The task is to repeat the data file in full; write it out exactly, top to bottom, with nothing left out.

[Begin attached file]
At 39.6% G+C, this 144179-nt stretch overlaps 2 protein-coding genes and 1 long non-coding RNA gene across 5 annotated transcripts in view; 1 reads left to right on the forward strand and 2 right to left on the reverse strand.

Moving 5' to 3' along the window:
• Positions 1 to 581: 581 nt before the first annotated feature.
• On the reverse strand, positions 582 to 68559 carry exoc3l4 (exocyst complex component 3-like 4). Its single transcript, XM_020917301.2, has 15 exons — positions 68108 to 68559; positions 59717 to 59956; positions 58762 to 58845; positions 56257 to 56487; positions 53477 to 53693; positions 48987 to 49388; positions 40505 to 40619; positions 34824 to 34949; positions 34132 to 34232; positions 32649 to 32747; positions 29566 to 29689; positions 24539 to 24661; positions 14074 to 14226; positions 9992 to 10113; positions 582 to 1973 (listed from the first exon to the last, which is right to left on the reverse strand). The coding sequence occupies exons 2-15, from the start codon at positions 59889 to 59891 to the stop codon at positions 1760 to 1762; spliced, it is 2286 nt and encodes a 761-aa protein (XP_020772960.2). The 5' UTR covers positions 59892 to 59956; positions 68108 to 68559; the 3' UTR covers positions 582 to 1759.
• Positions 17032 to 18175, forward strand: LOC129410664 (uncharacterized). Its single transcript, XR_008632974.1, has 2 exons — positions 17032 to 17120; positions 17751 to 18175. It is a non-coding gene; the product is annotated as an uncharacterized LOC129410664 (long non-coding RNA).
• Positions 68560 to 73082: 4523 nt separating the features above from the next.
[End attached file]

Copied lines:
At 39.6% G+C, this 144179-nt stretch overlaps 2 protein-coding genes and 1 long non-coding RNA gene across 5 annotated transcripts in view; 1 reads left to right on the forward strand and 2 right to left on the reverse strand.

Moving 5' to 3' along the window:
• Positions 1 to 581: 581 nt before the first annotated feature.
• On the reverse strand, positions 582 to 68559 carry exoc3l4 (exocyst complex component 3-like 4). Its single transcript, XM_020917301.2, has 15 exons — positions 68108 to 68559; positions 59717 to 59956; positions 58762 to 58845; positions 56257 to 56487; positions 53477 to 53693; positions 48987 to 49388; positions 40505 to 40619; positions 34824 to 34949; positions 34132 to 34232; positions 32649 to 32747; positions 29566 to 29689; positions 24539 to 24661; positions 14074 to 14226; positions 9992 to 10113; positions 582 to 1973 (listed from the first exon to the last, which is right to left on the reverse strand). The coding sequence occupies exons 2-15, from the start codon at positions 59889 to 59891 to the stop codon at positions 1760 to 1762; spliced, it is 2286 nt and encodes a 761-aa protein (XP_020772960.2). The 5' UTR covers positions 59892 to 59956; positions 68108 to 68559; the 3' UTR covers positions 582 to 1759.
• Positions 17032 to 18175, forward strand: LOC129410664 (uncharacterized). Its single transcript, XR_008632974.1, has 2 exons — positions 17032 to 17120; positions 17751 to 18175. It is a non-coding gene; the product is annotated as an uncharacterized LOC129410664 (long non-coding RNA).
• Positions 68560 to 73082: 4523 nt separating the features above from the next.